“There was This Stick”

this stickFavorite toys

“This stick” was the highlight of a game one evening. Our youngest son was playing a conversation game with family.

The question asked was, “Describe your favorite toy as a child.”

Emily, Butch’s wife, described her favorite Barbie doll.  Butch’s oldest brother Ben talked about the farm set with animals he enjoyed.

Then Butch spoke.  “There was this stick.”

Everyone waited for him to finish. Remember, this is to be the favorite toy as a child.

“I found this stick in the yard and I loved to pretend it was a gun because it had the perfect placement for my thumb.”

This is the same kid who played football in the front yard by himself. He had to play both offense and defense. Sometimes one team won, and sometimes the other team won. The white jersey suit he got for his birthday was quickly brown and stained from mud, for if there wasn’t any mud in which to slide, he carried buckets of water to the front yard and created a place in which to slide.

This stick is perfect

We laughed when we heard the story – but then we smiled. The caboose of our family wasn’t spoiled, because his brothers didn’t let it happen. He held his own with his siblings, even though at times he felt we never were ready for him to grow up.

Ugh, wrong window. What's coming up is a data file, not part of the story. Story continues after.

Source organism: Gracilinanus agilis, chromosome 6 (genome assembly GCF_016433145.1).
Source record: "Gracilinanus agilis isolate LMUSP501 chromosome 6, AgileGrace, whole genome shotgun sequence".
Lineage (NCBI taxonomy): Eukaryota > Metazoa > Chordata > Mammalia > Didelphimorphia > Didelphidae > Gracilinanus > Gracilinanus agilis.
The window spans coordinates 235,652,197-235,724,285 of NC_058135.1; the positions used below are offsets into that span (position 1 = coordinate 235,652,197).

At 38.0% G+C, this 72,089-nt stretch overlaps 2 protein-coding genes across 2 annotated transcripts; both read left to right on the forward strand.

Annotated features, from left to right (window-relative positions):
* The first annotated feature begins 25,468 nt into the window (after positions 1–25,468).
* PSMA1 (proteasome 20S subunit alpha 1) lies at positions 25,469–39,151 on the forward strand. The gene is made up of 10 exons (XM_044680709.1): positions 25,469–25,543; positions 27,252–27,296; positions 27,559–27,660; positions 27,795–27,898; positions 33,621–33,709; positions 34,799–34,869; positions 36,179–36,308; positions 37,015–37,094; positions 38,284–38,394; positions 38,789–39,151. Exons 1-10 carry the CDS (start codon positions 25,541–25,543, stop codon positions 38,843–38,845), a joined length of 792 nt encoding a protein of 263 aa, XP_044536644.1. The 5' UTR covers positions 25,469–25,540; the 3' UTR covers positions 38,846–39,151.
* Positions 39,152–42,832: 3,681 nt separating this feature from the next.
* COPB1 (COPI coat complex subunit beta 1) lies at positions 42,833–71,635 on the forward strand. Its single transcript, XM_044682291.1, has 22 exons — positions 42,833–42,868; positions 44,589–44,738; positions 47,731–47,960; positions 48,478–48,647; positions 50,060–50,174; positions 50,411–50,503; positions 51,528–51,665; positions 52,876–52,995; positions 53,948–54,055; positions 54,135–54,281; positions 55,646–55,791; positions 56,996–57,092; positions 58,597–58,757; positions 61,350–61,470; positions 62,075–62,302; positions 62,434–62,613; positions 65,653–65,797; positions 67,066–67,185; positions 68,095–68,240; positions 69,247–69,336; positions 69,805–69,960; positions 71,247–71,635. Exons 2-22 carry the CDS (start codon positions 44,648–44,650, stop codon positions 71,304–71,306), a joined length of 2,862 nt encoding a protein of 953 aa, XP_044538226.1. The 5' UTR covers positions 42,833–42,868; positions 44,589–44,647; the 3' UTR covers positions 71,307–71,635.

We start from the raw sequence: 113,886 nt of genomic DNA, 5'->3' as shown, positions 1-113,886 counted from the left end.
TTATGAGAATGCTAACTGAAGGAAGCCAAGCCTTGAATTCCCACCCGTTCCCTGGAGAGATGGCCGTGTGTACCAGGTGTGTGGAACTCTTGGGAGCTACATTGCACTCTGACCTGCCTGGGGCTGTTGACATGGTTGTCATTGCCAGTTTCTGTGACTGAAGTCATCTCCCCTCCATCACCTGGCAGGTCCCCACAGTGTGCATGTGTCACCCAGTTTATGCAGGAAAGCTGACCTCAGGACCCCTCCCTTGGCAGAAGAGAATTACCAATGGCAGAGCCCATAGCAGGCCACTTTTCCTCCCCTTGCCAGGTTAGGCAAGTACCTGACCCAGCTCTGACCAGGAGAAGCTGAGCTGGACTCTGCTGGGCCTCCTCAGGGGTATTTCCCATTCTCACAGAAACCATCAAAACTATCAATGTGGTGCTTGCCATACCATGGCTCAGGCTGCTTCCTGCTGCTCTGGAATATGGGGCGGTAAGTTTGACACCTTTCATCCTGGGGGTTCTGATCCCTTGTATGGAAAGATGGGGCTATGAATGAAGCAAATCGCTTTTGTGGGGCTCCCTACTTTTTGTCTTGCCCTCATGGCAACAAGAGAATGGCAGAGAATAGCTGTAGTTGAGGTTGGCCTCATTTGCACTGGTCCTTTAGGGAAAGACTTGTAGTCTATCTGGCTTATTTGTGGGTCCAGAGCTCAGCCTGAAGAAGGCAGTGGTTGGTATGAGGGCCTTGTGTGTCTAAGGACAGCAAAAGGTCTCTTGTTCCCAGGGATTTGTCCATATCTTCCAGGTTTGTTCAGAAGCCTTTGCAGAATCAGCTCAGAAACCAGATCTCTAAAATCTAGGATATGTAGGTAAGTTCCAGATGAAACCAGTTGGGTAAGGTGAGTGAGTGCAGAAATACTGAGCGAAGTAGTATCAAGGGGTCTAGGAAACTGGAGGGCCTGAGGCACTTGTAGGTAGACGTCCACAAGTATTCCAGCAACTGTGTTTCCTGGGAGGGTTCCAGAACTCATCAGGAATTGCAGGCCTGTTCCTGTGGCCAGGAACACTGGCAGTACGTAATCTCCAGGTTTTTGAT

Our kids didn’t get a lot of special privileges; they learned to make do with what they had. That’s one reason they are a creative bunch. When we have less, we learn to enjoy what is ours. We also learn to improvise to have fun. We get to use our minds and dig into those recesses of the brain to draw out creativity.

I’m not surprised that I never heard about “this stick” or the gun. He didn’t need affirmation to enjoy what he found and improvised in play.

I’m not surprised that his favorite toy isn’t something we purchased for him or was gifted to him. Often, the best memories we make are those we implement on our own.

this stick

 

2 thoughts on ““There was This Stick””

  1. This reminds me of the stick my youngest son played with. He found it one year when we were camping. At that time the word “stick” came out like “tick.” So it forever became Steve’s “tick.” He carried it around the entire time we were camping and then insisted it must go into the camper for save keeping. Every time we camped, “tick” came out for play. Over the years he scrapped off all the bark and it became smooth from him playing with it and dark on one end from him sticking it into the campfire. I think he even carved his name in it at one. He is grown up with sons of his own and “tick” is still in the corner of his old bedroom at my house. I tell him he can someday use it as a cane.

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